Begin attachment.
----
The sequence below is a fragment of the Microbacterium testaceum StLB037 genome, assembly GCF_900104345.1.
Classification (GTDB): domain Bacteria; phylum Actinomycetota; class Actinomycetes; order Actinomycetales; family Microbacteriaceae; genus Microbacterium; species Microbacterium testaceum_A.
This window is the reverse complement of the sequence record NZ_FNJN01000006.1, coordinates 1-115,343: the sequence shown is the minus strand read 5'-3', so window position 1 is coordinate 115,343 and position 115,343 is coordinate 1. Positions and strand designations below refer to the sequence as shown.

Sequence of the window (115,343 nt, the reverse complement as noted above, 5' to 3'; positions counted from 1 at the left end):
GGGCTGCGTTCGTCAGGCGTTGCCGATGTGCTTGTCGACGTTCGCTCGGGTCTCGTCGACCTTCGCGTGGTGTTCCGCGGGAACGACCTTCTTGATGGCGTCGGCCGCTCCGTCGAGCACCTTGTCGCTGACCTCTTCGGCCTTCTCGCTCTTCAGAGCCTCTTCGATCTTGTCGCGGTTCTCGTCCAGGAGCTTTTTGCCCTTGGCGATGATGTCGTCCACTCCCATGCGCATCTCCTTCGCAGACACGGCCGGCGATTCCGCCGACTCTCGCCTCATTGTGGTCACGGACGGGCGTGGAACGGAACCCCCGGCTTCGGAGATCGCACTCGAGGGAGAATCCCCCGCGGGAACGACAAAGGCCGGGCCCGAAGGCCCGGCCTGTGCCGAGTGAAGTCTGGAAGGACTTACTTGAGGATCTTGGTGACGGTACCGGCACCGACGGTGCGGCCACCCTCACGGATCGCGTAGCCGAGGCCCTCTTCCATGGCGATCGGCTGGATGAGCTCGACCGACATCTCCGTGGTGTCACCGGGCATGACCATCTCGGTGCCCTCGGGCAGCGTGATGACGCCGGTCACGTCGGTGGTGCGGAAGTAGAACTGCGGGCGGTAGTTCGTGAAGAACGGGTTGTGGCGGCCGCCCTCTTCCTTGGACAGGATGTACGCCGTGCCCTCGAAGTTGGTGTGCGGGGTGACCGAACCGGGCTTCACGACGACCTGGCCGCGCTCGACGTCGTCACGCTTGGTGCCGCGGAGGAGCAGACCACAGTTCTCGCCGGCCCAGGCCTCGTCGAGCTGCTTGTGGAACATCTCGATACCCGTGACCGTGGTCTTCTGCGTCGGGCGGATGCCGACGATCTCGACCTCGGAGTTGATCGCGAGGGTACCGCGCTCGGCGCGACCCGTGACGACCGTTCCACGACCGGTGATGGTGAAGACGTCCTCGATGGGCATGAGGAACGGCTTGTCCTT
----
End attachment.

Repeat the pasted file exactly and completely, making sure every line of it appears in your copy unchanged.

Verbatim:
The sequence below is a fragment of the Microbacterium testaceum StLB037 genome, assembly GCF_900104345.1.
Classification (GTDB): domain Bacteria; phylum Actinomycetota; class Actinomycetes; order Actinomycetales; family Microbacteriaceae; genus Microbacterium; species Microbacterium testaceum_A.
This window is the reverse complement of the sequence record NZ_FNJN01000006.1, coordinates 1-115,343: the sequence shown is the minus strand read 5'-3', so window position 1 is coordinate 115,343 and position 115,343 is coordinate 1. Positions and strand designations below refer to the sequence as shown.

Sequence of the window (115,343 nt, the reverse complement as noted above, 5' to 3'; positions counted from 1 at the left end):
GGGCTGCGTTCGTCAGGCGTTGCCGATGTGCTTGTCGACGTTCGCTCGGGTCTCGTCGACCTTCGCGTGGTGTTCCGCGGGAACGACCTTCTTGATGGCGTCGGCCGCTCCGTCGAGCACCTTGTCGCTGACCTCTTCGGCCTTCTCGCTCTTCAGAGCCTCTTCGATCTTGTCGCGGTTCTCGTCCAGGAGCTTTTTGCCCTTGGCGATGATGTCGTCCACTCCCATGCGCATCTCCTTCGCAGACACGGCCGGCGATTCCGCCGACTCTCGCCTCATTGTGGTCACGGACGGGCGTGGAACGGAACCCCCGGCTTCGGAGATCGCACTCGAGGGAGAATCCCCCGCGGGAACGACAAAGGCCGGGCCCGAAGGCCCGGCCTGTGCCGAGTGAAGTCTGGAAGGACTTACTTGAGGATCTTGGTGACGGTACCGGCACCGACGGTGCGGCCACCCTCACGGATCGCGTAGCCGAGGCCCTCTTCCATGGCGATCGGCTGGATGAGCTCGACCGACATCTCCGTGGTGTCACCGGGCATGACCATCTCGGTGCCCTCGGGCAGCGTGATGACGCCGGTCACGTCGGTGGTGCGGAAGTAGAACTGCGGGCGGTAGTTCGTGAAGAACGGGTTGTGGCGGCCGCCCTCTTCCTTGGACAGGATGTACGCCGTGCCCTCGAAGTTGGTGTGCGGGGTGACCGAACCGGGCTTCACGACGACCTGGCCGCGCTCGACGTCGTCACGCTTGGTGCCGCGGAGGAGCAGACCACAGTTCTCGCCGGCCCAGGCCTCGTCGAGCTGCTTGTGGAACATCTCGATACCCGTGACCGTGGTCTTCTGCGTCGGGCGGATGCCGACGATCTCGACCTCGGAGTTGATCGCGAGGGTACCGCGCTCGGCGCGACCCGTGACGACCGTTCCACGACCGGTGATGGTGAAGACGTCCTCGATGGGCATGAGGAACGGCTTGTCCTT